Wow! I had an adventure!


I am basically very cowardly.

I’m scared of getting hurt. I’m scared of falling. I’m scared of falling down an up escalator.

I’m a wimp.

But.

Now that I’m retired, and in my seventh decade of life, I am determined to push myself into new and exciting exploits. So last week, on school vacation, when Ellie would be safe in her Mommy’s arms, I had….an adventure.

I didn’t got to the Amazon to try to catch a piranha. And I didn’t head to Tibet to climb the Himalayas.

Still, for me, this was an awesome adventure.

I flew, all by myself, to the West Coast.

I know. You’re all in awe, right? I was dropped off at the huge, bustling Manchester New Hampshire airport. I flew. Alone. To Philadelphia. Where I had to (gulp) change planes.

And I flew all by my onesies across this beautiful country, all the way to San Francisco. Where I was met at the baggage claim by one of my oldest and dearest friends.

But that’s not all!

No, indeed. After three days with my pal Deb and her family, I flew ALL. BY. MYSELF. to Portland, Oregon. Where I was met at the airport by my friend Joanne, who I met when I was six years old.

So, I get it. Even though this was a huge adventure for me, it isn’t really such a big deal. Most people now jet around the world like it’s nothing.

But not me.

For me, this was a big, big stretch. And that’s why I’m telling you about it. For me, for 61 year old Nonni, this was a gigantic leap out of my comfort zone.

I made myself do it.

It scared me.

And it was fabulous. I got to see gorgeous places I would never have seen if I hadn’t pushed my sorry old self out the door. Places like Berkeley, California.

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If I hadn’t pushed myself out of my cozy little niche, I wouldn’t have had the chance to dip my feet in the Pacific at beautiful Ocean Beach in San Francisco.

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If I hadn’t decided that I was tired of being the world’s biggest chicken, I would never have flown up to Portland to reconnect with my buddy Joanne. The woman who bought me my very fist makeup (Max Factor Rose Cream Blush).

And if I had never gone up to Portland, I wouldn’t have met her hilarious, smart, warm, generous friends. I would never have seen the gorgeous Columbia river and the falls that pour into it.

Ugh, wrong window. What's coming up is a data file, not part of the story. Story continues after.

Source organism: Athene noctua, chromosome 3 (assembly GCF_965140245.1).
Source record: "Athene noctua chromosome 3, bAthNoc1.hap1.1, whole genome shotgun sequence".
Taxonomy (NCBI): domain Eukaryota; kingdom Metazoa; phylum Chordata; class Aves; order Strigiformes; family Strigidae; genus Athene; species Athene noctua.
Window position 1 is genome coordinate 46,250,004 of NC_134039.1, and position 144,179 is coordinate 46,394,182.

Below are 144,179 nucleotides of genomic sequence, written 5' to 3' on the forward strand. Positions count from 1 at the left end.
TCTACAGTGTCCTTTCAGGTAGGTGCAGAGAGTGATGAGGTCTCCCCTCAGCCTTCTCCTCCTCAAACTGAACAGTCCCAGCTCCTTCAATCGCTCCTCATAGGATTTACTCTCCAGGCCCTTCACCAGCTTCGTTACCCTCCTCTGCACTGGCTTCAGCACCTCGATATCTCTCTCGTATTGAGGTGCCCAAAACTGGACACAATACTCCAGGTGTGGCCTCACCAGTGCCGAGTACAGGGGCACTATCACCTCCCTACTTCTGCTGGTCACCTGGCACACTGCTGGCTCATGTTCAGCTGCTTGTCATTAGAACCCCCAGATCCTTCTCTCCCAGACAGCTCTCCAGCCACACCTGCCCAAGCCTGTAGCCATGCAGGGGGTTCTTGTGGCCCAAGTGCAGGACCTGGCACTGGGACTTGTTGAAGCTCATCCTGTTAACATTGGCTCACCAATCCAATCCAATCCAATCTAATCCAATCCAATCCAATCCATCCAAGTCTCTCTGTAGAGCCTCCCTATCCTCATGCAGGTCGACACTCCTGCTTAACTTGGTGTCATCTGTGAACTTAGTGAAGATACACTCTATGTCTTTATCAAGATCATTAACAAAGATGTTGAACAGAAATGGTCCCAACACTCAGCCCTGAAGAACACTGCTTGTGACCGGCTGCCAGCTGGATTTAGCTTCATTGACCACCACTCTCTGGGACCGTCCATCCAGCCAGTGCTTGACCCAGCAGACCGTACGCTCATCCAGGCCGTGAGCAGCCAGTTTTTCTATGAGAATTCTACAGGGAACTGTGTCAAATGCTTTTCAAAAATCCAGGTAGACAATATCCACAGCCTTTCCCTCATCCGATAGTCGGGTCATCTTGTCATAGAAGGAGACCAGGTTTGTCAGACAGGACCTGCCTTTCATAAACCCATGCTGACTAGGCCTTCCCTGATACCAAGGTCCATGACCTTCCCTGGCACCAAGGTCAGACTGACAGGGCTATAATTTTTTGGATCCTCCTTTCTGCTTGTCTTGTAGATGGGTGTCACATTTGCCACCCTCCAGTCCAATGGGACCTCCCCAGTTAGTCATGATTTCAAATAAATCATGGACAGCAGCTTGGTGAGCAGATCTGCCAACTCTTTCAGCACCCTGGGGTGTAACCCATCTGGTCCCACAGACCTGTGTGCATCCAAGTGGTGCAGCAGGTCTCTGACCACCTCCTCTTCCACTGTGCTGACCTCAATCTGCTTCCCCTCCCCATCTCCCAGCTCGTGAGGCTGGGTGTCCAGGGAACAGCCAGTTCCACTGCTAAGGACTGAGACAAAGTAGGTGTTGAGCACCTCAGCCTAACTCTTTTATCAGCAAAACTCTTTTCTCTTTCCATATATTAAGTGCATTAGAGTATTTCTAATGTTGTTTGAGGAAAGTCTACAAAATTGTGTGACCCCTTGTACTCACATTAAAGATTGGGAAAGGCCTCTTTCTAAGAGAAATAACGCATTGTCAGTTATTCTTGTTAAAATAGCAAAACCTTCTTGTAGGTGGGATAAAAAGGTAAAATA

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More importantly, I wouldn’t have learned that the way to make a REALLY dry martini is to use a spritzer for the vermouth. Amazon has already shipped mine.

People grow in many different ways. I understand that.

For me, growth means pushing and shoving and forcing myself out there into the big wide world. I made myself fly all alone when I was afraid.

I loved it.

Now I need to force myself to become a writer. I need to learn how to submit my stories, my essays, my thoughts for others to review, critique and judge. I need to overcome my fears and just. Try.

Life is constant growth, if you do it right.

I have to say it.

It’s actually pretty fun to be my age.

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My name is…


I’ve been thinking about names lately. My daughter and her husband are going to have their second child soon. We know that it will be a little boy, and they have settled on a name for him.

He will be named for a well loved Great Grampa who died a few months ago. It’s perfect, right?

But I’ve been thinking about how names sound, and the impression that they give. I’ve been thinking about names that sound like a person you’d trust. And names that make you shake your head and wonder if those parents hated that kid.

As a confirmed lefty, I’ve been doing my part to support the Our Revolution movement. That’s the next step in the Bernie Sanders movement, if you don’t know. Very vibrant, very interesting group, and I’m happy to help! So I’ve been doing some data entry for them.

Which means that I have been seeing some amazing names.

I won’t use any real ones here, of course, but to young parents everywhere, let me just say that before you slap a monicker on that adorable little bundle, THINK about how that name will read in 30 years when some old lady is putting it into a data base.

Some names inspire trust. I would want my doctor to be named “Michael Hampshire.” Solid, not too flashy, unpretentious. “Jennifer Worth.”  Yup. She can do my cardiac surgery, for sure.

Other names make me want to write a short story that involves a diner, a lonely waitress and a quietly insane fry-cook. “Sarah Bluette” and “Jace Pratchett” fit right in there, don’t you think?

Then there are the names that you know Mom and Dad chose because they were so adorable and original! They did not picture the kids in sixth grade making fun of little “Sharley McRoggle” or “Kerreigh Koyne.”

And some names make me just feel humble. The names that ring of truth and strength. Names that are unapologetically ethnic or racially proud. Names that mean, “I am not going to melt into the pot, no sir. I intend to be the spice in your potato soup.” Names that are spelled originally or names that hark back to older generations. “Karim” is a personal favorite of mine. “Sasha” or “LiYu” or “Epiphania” or “Dougal” or “Shaquan.”

My mom’s name is Vincenza, but she is known as Zena. That’s very cool.

Our names are, in some odd ways, our destiny.